Oxford/Boundary and area revamp

From OpenStreetMap Wiki
Jump to: navigation, search

It would be good if all the wards, civil parishes, communities, organisational subdivisions and other areas within the city had corresponding areas: the newly revamped namefinder will like these, and having them done in a consistent fashion will make the data more useful.

Current usage

This has been a fairly ad-hoc deployment of nodes consisting of a few values:

  • place=city one, obviously. Uses is_in=*.
  • place=suburb very common
  • place=village places like Iffley, which have been wholly consumed by the city but which still have their own identity
  • place=locality one local community, very recent. Hey, it renders!
  • place=islet recent (and better than island). For tiny little islands made by the rivers' courses.

In addition there is the OXFD pay scale area way 38387765 created by the NaPTAN import, the limit of the Yahoo! aerial imagery coverage way 32737099, and an enormous number of college grounds and sports fields. Not to mention many commercial and residential areas (whose individual boundaries are often chosen for editing convenience; in other words, don't rely on current residential areas unless they have a name or something).

Where do we go from here?


  1. Decide which schemas to use and document properly.
    • Approach(es)
    • Hierarchy strata
  2. Update data; divide the city up
    • Any levels of hierarchy? Perhaps sub-pages on the wiki for each of the major ones
  3. Fallout and fixups: re-express the completeness charts and to-do lists in terms of the new map data rather than the (completely arbitrary) cake-slice approach

Potential data sources

  • Wikipedia [1], which might contain reusable *cough* cleanroomed data.
  • Local knowledge [2] would be one very good way of gathering it. Ideal for "what's this area called?" questions.
  • Community noticeboards often have a parish or community name carved into the wooden surround (need a photo here).
  • The city council, for the official electoral ward stuff. They seem to use a 2-level hierarchy: [3]. Perhaps some sort of release can be arranged?
  • OOC stuff from libraries, records offices; note that the official boundaries are likely to have changed over time.
  • Local sites, list here: [4] [5] [6].
  • Postcodes, via tagged postboxes and [7]? Note that this doesn't always match up with non-Royal-Mail geography.

Possible schema

General approach

What's the best way of encoding this? There are a couple of documented approaches elsewhere:

  1. Use boundary=civil and admin_level=*
    • Pros: widespread[8][9]; causes the boundaries to be drawn; fairly well-defined meanings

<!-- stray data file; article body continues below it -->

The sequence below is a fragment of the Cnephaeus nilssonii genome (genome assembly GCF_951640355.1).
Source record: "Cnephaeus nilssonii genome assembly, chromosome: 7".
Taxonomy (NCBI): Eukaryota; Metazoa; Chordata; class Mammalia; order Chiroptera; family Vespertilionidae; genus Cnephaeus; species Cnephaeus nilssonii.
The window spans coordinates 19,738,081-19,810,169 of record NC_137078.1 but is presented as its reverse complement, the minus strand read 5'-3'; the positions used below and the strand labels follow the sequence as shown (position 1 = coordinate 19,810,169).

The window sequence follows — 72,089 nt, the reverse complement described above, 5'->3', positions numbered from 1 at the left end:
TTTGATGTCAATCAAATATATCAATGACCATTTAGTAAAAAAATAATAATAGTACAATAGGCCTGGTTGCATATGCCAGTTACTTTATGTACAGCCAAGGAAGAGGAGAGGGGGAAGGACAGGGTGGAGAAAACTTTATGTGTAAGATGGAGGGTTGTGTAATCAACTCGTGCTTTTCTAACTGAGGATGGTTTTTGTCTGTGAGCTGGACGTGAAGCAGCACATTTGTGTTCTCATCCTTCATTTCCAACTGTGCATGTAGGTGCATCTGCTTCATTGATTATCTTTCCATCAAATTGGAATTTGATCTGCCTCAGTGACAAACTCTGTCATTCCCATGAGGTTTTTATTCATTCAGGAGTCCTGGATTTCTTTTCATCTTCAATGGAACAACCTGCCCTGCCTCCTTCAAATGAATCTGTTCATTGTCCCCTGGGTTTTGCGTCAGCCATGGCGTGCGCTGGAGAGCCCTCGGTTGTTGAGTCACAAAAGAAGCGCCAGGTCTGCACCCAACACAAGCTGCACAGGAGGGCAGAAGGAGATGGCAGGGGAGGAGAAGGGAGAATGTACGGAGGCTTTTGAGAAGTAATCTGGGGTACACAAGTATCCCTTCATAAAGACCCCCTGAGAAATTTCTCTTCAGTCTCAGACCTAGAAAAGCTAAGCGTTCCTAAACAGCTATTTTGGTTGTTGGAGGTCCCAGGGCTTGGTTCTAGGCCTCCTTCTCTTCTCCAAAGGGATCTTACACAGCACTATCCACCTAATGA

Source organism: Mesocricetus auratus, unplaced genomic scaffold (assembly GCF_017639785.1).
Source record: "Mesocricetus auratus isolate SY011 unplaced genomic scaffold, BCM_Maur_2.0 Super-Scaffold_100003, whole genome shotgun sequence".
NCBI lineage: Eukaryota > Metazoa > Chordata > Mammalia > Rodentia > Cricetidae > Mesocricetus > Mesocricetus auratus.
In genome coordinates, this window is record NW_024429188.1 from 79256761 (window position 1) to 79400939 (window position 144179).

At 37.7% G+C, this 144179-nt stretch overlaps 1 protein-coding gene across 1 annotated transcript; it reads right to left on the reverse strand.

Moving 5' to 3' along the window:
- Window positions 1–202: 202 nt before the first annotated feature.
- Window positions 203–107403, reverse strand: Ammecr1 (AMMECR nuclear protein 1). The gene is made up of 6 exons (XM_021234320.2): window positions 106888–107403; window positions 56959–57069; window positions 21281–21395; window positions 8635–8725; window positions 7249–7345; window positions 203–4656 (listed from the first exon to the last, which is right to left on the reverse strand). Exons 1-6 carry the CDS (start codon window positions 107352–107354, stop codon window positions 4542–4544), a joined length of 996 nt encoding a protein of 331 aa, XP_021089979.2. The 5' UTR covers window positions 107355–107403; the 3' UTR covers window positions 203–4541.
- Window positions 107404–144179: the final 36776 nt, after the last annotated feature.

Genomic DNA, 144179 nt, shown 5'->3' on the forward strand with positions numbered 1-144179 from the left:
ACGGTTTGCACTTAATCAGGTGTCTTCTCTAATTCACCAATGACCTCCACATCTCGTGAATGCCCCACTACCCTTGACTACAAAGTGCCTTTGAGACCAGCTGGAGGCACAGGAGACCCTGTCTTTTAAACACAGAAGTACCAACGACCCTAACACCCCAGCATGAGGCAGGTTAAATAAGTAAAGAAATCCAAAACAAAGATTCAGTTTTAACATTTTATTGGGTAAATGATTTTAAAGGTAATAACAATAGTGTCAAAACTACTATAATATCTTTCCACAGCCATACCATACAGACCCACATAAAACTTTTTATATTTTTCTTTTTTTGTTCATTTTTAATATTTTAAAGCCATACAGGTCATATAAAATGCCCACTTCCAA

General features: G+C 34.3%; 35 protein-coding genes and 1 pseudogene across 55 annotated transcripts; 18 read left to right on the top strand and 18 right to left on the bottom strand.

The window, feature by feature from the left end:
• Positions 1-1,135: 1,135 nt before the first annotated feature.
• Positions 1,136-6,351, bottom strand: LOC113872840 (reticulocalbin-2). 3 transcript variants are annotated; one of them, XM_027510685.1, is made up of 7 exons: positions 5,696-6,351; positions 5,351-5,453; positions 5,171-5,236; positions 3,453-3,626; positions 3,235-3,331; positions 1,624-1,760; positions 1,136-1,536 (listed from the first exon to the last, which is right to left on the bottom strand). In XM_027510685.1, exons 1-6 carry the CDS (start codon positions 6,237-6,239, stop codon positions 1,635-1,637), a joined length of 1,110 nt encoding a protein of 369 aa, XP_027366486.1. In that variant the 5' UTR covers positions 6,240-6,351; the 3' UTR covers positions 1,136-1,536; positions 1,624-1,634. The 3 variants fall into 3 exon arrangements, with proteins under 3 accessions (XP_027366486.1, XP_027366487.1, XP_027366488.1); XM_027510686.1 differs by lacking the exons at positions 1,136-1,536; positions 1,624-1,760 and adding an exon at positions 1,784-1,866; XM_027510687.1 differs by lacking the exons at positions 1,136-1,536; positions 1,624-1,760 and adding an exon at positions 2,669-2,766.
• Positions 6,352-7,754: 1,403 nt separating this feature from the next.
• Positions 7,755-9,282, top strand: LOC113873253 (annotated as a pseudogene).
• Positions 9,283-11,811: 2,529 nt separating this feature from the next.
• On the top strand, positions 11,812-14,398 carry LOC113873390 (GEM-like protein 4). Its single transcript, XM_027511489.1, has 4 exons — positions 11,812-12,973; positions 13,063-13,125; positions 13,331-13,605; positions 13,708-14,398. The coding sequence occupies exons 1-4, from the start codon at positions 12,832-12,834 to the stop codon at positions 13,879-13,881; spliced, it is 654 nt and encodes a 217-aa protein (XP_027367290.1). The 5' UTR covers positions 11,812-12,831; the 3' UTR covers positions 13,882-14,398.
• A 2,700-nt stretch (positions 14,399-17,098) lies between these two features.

• Cons: clutter; causes really ugly boundaries that no-one cares about to be drawn; admin_level values are numeric and hard to remember. Hard to get accurate data!
  2. Use place=* in area mode
    • Pros: largely an extension of what we do already. Simpler to get data (go out and look, ask people!)
    • Cons: we probably have to be a bit more careful about the levels we use; doesn't map neatly to administrative levels
    • Notes: should probably use the suffixed form of is_in=* too.

No reason not to adopt both: I think the former would be a better schema for the official stuff and the latter for more informal names and local communities and estates which might have rather fuzzier edges.

Hierarchy for places

Do we have a hierarchy, and if so what is it? One possibility for the place=* axis:

  • areanodecity "Oxford"areanodesuburb "Cowley"nodelocality "Lye Valley"
    • Use an appropriate is_in chain on each central node and use the normal place_name/place construction to relate (ho, ho) the area to the node. Or should it be both. Or the other way round?
    • On trusting data: Lye Valley has Headington postcodes, but is electorally within the Cowley area, according to Headington.org.uk[10]
    • On the ground, localities might only be identifiable by "parish"-style wooden noticeboards with the name carved in. They /might/ refer to electoral wards, to little civic hub with some shops in it, or just to the street they're on. If the board name has the same name as the street it's physically located on, it might be a little pointless to map it unless you know there's an electoral ward or a civil parish or something also having that name (that you might want to be visible when zoomed out a bit)

You also have villages such as Wolvercote and Iffley that are part of the city and within the city boundaries that have their own identity:

  • areanodecity "Oxford"areanodevillage "Wolvercote"
    • Not part of any suburb, note.

Oddities like the Bartlemas Conservation Area that don't (yet!) have anyone living in them should probably get tagged as a locality in the truest sense and slotted into the hierarchy wherever they make most sense. Assuming no other tag is of any help.

  • areanode'city "Oxford"areanodesuburb "East Oxford"nodelocality "Bartlemas Conservation Area"